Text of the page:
I've been given another meal ticket for lunch, but the timeframe that the cafeteria is open almost exactly covers the timeslot of the Masters semi. After the game ends, I start to head over, figuring if I run, I can make it to the cafeteria, get some grub, and make it back in time for the next round. I start to head over, get about half way there, and take another look at my watch. Fifteen minutes isn't going to be enough time. Granted that meal tickets are in short supply, I run back to Disc Central and hand it back to the TD in charge of them for her to give to another volunteer. Another Powerbar lunch for me.

The next round, we're scheduled to work a Mixed semi, featuring the team who's played in every Mixed game I've worked. As I walk onto the side of the field, I can't help but notice that the far sideline (where I'm positioned) is a little odd. There apparently just wasn't enough room to fit the entire field, so the back corner is chopped off. Literally, they've painted the field line in the back of one end-zone like the edge of a stop sign.

Granted that we've reached the weekend, there are far more spectators than the first two days. Not long into the game, a group of spectators calls to me: "Hey, you know you're on the field?" I casually explain that I'm an Observer, and I'm supposed to be. "Oh."

Five minutes later, a new group arrives. "Hey, you know you're on the field?" Um, yeah. (I get this off and on the rest of the day.)

About halfway through the game, we get a call from another field. Another game has deteriorated somewhat, and they need Observers. Lost, we stare at each other and try to figure out how to make it work. Our other experienced Observer is playing in a game that round, so he's not available. Two of our other volunteers are finishing games as well. Fortunately, the other volunteer is available, so he and the other Head Observer head over to that game while I stick around to finish our original game.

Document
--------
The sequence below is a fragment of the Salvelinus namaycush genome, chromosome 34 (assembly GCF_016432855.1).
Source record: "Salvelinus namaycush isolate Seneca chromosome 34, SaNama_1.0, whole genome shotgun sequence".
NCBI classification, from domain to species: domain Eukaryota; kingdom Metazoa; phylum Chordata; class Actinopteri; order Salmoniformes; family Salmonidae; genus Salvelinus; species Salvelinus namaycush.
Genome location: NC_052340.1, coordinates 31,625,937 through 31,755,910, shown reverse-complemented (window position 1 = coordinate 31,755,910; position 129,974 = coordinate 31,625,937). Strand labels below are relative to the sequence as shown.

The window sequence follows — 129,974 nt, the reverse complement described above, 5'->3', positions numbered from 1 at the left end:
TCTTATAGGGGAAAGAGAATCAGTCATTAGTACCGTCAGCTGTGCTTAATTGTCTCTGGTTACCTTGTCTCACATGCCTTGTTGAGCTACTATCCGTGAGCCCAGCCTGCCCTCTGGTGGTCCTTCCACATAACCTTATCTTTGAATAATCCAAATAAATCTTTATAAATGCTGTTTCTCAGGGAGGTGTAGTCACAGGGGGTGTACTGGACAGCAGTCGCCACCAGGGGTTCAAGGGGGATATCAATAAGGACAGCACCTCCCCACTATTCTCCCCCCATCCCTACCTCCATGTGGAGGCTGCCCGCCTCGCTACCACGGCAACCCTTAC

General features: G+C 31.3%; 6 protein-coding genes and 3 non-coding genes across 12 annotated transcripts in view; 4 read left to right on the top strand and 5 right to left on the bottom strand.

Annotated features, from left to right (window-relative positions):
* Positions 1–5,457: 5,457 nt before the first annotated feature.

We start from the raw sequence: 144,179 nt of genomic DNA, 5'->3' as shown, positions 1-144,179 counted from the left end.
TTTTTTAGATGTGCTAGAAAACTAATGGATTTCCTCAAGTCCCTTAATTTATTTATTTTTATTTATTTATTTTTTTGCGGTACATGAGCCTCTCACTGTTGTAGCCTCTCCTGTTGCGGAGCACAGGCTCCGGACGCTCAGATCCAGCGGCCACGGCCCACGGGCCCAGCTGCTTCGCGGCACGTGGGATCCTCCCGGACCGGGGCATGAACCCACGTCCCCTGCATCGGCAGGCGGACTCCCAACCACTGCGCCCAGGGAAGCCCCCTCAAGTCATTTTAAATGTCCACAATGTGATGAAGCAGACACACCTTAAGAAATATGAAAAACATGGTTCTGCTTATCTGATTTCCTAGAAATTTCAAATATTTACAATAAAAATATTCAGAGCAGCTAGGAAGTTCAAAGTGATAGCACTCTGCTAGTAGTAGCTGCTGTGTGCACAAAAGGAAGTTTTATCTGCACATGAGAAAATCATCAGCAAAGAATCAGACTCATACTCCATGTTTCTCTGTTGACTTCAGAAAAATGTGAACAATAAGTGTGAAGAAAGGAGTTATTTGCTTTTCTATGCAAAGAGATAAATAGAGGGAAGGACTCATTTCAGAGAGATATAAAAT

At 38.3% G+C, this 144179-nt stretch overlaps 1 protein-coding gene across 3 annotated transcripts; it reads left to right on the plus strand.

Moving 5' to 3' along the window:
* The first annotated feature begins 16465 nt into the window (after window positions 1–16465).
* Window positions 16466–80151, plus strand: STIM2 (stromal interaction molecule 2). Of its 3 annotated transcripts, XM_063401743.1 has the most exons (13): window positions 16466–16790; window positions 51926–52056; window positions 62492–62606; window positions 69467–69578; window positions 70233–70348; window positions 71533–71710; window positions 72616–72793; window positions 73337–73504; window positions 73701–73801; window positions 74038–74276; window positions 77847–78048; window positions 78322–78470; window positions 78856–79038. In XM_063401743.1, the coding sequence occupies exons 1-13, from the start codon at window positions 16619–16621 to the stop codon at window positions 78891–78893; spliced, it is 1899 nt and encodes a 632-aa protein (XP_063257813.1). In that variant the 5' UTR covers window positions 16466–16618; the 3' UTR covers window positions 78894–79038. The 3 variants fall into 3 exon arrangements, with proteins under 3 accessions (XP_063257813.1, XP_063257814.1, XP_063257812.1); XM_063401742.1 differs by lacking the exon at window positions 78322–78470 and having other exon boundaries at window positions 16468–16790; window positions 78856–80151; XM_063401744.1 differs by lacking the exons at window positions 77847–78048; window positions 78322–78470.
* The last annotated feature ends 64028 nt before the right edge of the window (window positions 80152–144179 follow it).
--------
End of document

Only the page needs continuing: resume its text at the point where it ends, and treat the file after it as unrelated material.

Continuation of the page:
Our game finishes, and I head over to where the other Observers are working to see how we're going to sort out the rest of the day. They've still got half of their game left, plus we're scheduled to work the Masters and Juniors finals. The other Head Observer decides that he and one of our volunteers should finish that game, and that myself and the other volunteer should work the Masters final. He and our other experienced Observer (who will have finished playing by then) will work the Juniors final. This seems reasonable, even if it means that he'll be putting in more work-time than I will.

For the Masters final, our volunteer decides to stick to the true one-Observer / one-Linesperson system. Basically, this system means that I, as the Observer, stay behind the player with the disc the whole time, while the Linesperson stays downfield. This seems okay to me, until I start to watch it in action. Our volunteer has just completed two games worth of play, and proceeds to do full-sprints up and down the field with each turnover. I'm stunned. Seriously, I don't know that I've run as much the entire weekend as he does during this game.

The frustrating part about working the Masters game is that the players aren't used to us being there, especially since this system means that I have to stay on the field rather than watch from the sideline. I constantly get yelled at by players complaining that I'm blocking the lane (if they need to get rid of the disc), even though I'm careful not to interfere with the play.